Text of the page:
The story continues, and Henry’s tradition lives on! Learn up and boogie down!
4/11– Setting up a bittersweet moment on this day in 1994, Nirvana‘s final studio album In Utero was certified double-platinum by the RIAA, while on the same day a Seattle, WA coroner ruled that lead singer Kurt Kobain’s death was officially a suicide.
4/13– Willie Nelson is always stirring up some sort of trouble! On this auspicious day in 2005, Willie had his attorney send Texas state senator Gonzalo Barrientos a (presumably polite) letter declining to have a toll road named after himself. A toll road? Nelson told the Austin America-Statesman, “I’d put my name on an electric chair, too, but I don’t think that’s be too great a thing.”
4/14– Whether Chuck D and crew knew it at the time, they were making history in 1988 when Public Enemy‘s second album, It Takes a Nation of Millions to Hold Us Back, hit the streets hard, loud and unapologetic.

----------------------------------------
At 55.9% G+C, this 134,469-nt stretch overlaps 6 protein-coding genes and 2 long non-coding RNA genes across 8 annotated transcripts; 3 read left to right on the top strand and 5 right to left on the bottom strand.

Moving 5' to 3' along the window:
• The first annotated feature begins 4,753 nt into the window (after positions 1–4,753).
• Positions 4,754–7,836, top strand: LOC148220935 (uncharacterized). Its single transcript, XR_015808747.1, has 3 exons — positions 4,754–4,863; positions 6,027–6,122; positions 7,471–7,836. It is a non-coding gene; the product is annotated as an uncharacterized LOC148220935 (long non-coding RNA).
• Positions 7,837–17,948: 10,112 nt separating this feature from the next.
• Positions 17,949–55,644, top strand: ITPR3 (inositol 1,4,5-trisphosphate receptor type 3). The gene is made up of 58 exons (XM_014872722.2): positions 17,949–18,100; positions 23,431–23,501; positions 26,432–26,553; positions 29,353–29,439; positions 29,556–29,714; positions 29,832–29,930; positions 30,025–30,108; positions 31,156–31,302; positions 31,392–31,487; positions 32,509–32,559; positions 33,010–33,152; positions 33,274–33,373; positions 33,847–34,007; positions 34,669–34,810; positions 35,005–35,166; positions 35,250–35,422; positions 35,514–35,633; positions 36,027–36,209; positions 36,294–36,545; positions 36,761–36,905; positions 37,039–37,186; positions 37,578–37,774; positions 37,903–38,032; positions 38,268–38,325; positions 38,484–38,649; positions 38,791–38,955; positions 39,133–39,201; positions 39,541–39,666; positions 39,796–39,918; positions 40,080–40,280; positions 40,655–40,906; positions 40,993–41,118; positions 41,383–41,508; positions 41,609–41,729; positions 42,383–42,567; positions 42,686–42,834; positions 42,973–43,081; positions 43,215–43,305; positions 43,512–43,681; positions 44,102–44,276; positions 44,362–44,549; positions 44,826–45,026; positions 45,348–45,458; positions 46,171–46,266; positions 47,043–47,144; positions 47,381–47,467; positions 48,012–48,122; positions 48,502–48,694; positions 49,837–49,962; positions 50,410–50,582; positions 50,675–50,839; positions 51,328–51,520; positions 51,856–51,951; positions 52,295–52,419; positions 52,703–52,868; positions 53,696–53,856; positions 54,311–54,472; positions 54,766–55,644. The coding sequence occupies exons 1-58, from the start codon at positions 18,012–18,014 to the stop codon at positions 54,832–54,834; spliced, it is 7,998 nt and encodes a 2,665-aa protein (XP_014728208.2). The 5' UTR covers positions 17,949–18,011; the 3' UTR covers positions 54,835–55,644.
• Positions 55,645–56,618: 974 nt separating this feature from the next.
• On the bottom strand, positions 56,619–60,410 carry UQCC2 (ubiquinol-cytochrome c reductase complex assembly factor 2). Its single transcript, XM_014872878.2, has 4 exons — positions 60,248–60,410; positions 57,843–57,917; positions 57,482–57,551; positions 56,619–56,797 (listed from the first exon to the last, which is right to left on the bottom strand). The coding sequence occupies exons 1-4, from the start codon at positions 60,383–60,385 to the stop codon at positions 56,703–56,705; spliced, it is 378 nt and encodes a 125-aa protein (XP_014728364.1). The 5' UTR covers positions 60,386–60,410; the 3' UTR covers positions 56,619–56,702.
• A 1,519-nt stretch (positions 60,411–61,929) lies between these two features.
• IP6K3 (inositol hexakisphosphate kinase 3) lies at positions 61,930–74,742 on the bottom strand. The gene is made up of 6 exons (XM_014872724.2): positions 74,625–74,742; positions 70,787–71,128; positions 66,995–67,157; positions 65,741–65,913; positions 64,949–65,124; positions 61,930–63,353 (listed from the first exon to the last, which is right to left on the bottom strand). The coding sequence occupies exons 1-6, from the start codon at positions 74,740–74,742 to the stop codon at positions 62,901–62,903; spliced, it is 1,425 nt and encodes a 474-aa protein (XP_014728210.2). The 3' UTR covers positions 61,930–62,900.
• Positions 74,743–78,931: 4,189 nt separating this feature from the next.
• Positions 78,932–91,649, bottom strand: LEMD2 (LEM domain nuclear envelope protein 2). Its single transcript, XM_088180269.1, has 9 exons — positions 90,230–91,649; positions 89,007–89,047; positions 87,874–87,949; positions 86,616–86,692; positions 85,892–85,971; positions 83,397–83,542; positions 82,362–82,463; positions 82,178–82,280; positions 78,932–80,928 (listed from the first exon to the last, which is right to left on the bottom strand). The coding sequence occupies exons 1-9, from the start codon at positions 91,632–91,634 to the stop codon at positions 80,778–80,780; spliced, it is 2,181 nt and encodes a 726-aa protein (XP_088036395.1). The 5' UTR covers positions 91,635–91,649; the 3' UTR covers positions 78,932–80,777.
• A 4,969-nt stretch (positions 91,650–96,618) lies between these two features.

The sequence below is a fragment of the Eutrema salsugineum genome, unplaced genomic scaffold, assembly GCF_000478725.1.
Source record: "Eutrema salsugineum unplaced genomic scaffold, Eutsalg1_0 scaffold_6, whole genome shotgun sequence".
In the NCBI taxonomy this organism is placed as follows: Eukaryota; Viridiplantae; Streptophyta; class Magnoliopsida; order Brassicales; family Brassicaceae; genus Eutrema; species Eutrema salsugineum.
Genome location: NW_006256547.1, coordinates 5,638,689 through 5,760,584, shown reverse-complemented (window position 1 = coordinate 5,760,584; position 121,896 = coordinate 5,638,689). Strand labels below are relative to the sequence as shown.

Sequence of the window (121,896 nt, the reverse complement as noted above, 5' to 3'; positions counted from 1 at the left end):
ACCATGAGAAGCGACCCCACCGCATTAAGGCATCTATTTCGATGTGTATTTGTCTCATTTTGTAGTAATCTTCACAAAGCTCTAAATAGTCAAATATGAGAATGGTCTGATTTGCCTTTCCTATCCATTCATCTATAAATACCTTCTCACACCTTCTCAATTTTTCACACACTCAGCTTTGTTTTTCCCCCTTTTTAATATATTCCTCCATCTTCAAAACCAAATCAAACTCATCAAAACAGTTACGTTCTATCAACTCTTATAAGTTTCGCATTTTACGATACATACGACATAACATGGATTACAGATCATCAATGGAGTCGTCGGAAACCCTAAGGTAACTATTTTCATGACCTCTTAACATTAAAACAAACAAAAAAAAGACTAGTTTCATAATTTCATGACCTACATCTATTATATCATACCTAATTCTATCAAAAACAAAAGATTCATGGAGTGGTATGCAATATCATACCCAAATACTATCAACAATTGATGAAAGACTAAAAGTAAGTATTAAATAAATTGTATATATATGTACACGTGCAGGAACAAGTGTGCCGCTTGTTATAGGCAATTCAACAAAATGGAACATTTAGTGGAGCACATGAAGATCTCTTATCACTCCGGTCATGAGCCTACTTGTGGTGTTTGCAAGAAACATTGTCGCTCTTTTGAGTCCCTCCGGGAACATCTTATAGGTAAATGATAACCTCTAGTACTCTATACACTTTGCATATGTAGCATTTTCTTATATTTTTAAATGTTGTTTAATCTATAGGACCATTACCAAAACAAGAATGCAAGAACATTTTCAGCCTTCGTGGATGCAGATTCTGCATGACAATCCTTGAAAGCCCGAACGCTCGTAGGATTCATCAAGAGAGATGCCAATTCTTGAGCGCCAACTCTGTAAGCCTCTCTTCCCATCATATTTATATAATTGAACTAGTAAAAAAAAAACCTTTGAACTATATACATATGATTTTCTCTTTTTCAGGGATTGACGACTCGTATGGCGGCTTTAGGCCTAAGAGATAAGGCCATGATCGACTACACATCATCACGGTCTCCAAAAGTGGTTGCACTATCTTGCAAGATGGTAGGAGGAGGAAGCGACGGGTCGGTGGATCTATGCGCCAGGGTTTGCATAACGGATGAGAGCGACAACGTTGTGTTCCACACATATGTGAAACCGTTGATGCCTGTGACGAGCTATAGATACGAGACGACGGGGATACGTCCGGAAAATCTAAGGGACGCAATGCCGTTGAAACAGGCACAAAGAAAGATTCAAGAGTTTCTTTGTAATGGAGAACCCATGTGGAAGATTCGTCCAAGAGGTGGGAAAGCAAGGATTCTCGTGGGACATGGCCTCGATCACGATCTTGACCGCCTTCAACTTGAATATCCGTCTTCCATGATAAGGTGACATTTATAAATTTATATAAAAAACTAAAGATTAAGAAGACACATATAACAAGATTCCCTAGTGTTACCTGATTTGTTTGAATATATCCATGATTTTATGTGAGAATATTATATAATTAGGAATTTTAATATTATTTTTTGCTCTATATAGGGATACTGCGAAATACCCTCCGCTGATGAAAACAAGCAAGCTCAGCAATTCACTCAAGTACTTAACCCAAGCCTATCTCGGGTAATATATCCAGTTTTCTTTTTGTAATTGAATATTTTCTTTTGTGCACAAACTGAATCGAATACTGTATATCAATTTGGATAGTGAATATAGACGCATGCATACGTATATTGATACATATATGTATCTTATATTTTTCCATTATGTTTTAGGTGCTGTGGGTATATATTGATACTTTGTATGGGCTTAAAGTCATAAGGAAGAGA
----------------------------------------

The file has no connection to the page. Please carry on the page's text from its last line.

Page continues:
4/15– Sir Elton John is often and lovingly out in front of charitable efforts. On this day in 2006, he’d “cleaned out his closet” and raised nearly $1M for his AIDS foundation by selling over ten thousand articles of clothing at the “Elton’s Closet” sale in New York. Not sure we can conceive how BIG that closet must have been ;-).
4/16– Avant-grade jazz musician Ornette Coleman was awarded the Pulitzer Prize for Music on this day in 2007 for his album Sound Grammar, which was the first work of jazz to receive the Pulitzer honor.
4/17– The iconic Johnny Cash performed at the White House on this day in 1970 at the invitation for President Richard M. Nixon. Following the performance, the president and first lady spent hours with Johnny and his wife, June Carter, touring the White House and enjoying each others company immensely – with nary a mention of politics.
Oh, you wanna own any of these gems, or hear ’em in lossless format? Well whaddya know, we just so happen to have them for sale! Right now these titles start at just $1, so get ‘em before they’re gone!